The World Bank estimates that roughly one billion people lack an official foundational identification. These one billion people are unable to prove their identity (ID), and millions more have forms of identification that cannot be reliably verified or authenticated, resulting in exclusion from economic opportunities – such as those being created by the emerging digital economy – as well as social and political rights.
The World Bank’s 2017 Global Findex Survey found that the lack of documentation was a critical barrier to accessing financial services, cited by 26 percent of unbanked people in low-income countries. A barrier more pronounced in marginalized segments of society such as women, poor rural farmers, migrants, refugees and stateless persons. The survey found that the poorest 40 percent of women in low income countries are, on average, about 30 percent less likely to have an ID than men in the same wealth quintiles.
Under the Global Partnership for Financial Inclusion (GPFI) of the Argentine G20 Presidency in 2018 and the Identification for Development (ID4D) Initiative, the World Bank published a G20 Digital Identity Onboarding report, where we highlight the three characteristics crucial to enable usage of ID for financial services: the ID should a) have a legal basis and hence be recognized by the government, b) be unique to that individual and c) exist in a digital format. It needs to be noted that there are several other implicit aspects that are essential, notably that the ID should be accurate, secure, privacy-preserving and, for foundational IDs, have universal accessibility.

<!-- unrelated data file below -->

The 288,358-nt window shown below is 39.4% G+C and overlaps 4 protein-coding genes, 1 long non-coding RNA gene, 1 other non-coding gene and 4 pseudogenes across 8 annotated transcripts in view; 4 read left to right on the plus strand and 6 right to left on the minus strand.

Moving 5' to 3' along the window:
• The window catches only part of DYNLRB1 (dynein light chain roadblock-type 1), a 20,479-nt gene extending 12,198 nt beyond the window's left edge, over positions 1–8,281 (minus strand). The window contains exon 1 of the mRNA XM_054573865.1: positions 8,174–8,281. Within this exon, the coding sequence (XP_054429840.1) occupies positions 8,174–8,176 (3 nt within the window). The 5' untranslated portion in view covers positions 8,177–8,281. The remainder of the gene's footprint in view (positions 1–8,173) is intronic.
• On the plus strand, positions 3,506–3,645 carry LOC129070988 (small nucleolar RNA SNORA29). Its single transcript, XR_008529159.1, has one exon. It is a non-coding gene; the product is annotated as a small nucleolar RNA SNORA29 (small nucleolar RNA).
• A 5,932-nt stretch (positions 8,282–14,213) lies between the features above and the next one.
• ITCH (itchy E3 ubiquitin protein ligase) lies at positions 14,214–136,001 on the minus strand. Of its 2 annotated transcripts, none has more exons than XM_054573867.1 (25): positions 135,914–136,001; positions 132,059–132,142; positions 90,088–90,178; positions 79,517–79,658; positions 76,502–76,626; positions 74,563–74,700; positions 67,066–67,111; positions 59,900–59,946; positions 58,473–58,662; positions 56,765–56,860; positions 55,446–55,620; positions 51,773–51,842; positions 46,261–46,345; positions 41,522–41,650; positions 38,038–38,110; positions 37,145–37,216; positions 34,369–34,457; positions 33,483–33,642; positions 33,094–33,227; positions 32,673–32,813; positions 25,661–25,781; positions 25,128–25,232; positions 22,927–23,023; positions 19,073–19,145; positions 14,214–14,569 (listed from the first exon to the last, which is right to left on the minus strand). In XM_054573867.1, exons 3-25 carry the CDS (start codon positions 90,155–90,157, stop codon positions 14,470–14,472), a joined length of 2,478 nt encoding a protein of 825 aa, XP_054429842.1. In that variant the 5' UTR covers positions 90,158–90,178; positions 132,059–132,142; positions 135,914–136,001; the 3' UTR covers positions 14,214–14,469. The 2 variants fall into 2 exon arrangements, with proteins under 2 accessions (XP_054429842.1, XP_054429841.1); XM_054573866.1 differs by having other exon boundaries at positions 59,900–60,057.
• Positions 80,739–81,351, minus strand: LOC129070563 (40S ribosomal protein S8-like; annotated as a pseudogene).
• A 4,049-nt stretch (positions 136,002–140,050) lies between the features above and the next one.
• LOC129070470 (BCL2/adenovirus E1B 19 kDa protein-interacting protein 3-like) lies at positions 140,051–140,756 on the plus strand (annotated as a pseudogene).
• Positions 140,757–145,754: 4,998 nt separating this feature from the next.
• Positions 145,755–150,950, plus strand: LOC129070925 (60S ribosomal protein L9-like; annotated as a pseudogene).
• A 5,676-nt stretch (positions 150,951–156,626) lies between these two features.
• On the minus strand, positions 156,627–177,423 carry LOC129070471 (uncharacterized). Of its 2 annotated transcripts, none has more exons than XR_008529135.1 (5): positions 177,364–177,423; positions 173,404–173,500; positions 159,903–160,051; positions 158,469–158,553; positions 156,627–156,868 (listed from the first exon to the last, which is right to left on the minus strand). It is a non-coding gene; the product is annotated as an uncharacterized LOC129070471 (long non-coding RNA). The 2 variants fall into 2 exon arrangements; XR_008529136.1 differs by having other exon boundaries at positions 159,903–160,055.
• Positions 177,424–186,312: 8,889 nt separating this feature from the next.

The diagram above emphasizes that the absence of a legally-recognized ID impacts all access to basic financial services, a lack of unique ID obscures a reliable view of customer activity and can impact access to the full range of financial services; and the lack of a unique digital ID increases the costs of providing financial services to certain segments of society, thereby impacting financial inclusion.
During account opening, a customer needs identity credentials so that the financial service provider (FSP) can match that information against other sources, such as a national population registry, civil registry or a credit bureau hence reliably validating that individual. Once validated, a transaction identifier, such as a Personal Identification Number (PIN) is issued by the FSP to allow a customer to continue carrying out financial transactions without the need for re-validation for each transaction.
For example, India’s Aadhaar system enables agents equipped with point of sale devices to satisfy CDD regulations for bank accounts opening nearly-instantaneously by using just the Aadhaar number and authentication factor (e.g. a fingerprint or One Time Password by SMS). One of the key components of financial inclusion strategies in many countries is to introduce a basic account—offered by either banks or non-bank entities—with stringent limits on number of transactions and value of transactions. The objective behind the limitations is to prevent identity theft, financial fraud, money laundering and terrorist financing, while at the same time enabling access to transaction accounts. Inclusive digital ID systems address the lack of documentation to access financial services. It can provide an efficient means of meeting CDD needs, potentially leading to some limitations being lifted over time due to a better understanding of a customer’s profile.